It looks like Google is taking a page from Apple’s book by implementing its own anti-tracking approach for its users. The company had recently updated its Play Store support page to announce the move, which is slated to be made effective in late 2021.
Google currently provides both advertisers and developers access to a user’s unique advertising ID, which can be utilised for monetisation and advertising. The ID is resettable, therefore enabling users to cancel or opt out of receiving “personalised” ads within Google Play if they so wish. Despite resetting it, however, it is still accessible to developers for (seemingly) non-advertising use such as attribution, analytics and fraud detection. The company’s upcoming policy change is looking to address that potential concern entirely.
Once the move is implemented, users who’ve opted out from personalised advertising will have their advertising IDs completely wiped. Developers and advertisers attempting to access it will receive a string of zeros instead of the identifier, Google explained. For purposes outside of advertising and monetisation, the company said that it will introduce developers and ad/analytics service providers to an alternative solution sometime in July.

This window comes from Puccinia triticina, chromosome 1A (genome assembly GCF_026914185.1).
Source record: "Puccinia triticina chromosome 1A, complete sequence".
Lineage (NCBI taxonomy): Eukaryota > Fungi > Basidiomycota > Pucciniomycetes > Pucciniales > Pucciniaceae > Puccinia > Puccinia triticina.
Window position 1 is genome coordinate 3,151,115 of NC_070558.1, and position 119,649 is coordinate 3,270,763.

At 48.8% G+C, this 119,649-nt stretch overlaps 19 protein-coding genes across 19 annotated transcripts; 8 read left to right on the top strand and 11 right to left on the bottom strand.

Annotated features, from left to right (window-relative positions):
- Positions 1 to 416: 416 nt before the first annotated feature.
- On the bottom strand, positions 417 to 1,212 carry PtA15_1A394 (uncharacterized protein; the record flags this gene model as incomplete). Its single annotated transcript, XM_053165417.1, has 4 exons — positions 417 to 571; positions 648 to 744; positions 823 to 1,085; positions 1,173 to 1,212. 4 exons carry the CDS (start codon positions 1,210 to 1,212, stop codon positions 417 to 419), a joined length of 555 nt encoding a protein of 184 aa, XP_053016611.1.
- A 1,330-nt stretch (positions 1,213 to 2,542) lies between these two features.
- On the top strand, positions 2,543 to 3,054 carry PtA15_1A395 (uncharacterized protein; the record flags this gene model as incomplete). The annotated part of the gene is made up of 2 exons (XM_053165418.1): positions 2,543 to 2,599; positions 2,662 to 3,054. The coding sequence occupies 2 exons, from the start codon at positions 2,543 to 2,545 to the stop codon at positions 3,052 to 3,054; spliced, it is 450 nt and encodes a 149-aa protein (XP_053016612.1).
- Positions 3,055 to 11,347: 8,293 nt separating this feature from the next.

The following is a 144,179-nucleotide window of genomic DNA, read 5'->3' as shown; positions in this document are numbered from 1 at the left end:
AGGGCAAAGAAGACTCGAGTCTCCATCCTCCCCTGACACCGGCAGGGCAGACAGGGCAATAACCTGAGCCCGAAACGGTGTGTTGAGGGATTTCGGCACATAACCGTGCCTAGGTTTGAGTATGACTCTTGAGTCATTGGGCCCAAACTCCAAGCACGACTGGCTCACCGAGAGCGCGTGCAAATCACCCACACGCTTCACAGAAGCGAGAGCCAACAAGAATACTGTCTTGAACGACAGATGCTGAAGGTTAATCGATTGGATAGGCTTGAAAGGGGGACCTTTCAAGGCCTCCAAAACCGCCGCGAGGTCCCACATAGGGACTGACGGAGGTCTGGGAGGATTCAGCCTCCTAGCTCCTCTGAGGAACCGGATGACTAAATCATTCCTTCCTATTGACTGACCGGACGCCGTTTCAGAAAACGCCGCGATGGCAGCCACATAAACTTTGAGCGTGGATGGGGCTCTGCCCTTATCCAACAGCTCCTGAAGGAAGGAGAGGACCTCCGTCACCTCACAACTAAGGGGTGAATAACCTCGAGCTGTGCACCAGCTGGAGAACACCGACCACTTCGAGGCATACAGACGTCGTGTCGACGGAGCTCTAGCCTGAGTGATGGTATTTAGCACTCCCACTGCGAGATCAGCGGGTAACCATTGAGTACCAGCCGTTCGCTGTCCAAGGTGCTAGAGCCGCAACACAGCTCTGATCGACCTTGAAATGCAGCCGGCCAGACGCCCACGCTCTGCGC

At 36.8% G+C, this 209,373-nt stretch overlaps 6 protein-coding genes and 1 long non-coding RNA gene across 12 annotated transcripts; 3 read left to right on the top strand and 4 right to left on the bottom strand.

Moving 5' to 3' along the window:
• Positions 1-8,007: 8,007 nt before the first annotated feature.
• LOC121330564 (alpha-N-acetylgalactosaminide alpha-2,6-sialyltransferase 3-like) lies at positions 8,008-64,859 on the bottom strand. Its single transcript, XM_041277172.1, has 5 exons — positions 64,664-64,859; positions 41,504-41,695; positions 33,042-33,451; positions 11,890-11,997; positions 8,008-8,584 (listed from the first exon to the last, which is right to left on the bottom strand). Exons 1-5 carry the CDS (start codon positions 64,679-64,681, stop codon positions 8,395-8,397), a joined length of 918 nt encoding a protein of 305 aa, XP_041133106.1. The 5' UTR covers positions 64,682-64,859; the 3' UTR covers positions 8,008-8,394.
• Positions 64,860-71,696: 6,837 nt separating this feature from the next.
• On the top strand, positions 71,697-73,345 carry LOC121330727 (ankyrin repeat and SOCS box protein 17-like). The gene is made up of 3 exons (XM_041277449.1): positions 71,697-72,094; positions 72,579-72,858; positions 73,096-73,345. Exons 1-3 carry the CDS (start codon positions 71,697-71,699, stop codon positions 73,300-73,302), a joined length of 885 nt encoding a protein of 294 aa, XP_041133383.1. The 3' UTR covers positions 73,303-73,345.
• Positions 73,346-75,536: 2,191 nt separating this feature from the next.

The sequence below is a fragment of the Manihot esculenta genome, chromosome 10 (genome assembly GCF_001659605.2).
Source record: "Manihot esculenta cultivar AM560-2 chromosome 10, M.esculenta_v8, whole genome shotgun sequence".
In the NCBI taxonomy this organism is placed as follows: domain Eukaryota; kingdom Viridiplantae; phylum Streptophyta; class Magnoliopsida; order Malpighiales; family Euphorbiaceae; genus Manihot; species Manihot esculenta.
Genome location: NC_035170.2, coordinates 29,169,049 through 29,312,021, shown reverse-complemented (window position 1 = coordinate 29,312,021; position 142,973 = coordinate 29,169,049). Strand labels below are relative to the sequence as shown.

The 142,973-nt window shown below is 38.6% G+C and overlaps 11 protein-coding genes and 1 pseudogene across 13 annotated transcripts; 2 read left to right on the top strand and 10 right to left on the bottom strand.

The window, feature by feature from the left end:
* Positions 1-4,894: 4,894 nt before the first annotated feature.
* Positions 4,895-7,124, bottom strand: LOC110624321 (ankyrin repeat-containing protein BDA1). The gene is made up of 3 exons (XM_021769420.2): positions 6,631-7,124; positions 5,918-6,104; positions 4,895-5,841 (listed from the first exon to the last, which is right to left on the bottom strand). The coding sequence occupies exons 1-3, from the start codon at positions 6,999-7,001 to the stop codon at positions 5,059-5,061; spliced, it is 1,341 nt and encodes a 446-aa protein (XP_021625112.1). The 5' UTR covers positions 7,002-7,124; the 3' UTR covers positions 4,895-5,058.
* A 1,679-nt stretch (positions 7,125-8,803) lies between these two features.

Google also noted in the Play Store support page that the policy change will happen in phases. The first to receive the anti-tracking update are Android 12 devices by late 2021, whereas other Google Play supported devices will only see the implementation next year. The latter will likely coincide with the company’s decision to remove tracking cookies from its popular Chrome web browser, which it announced back in March.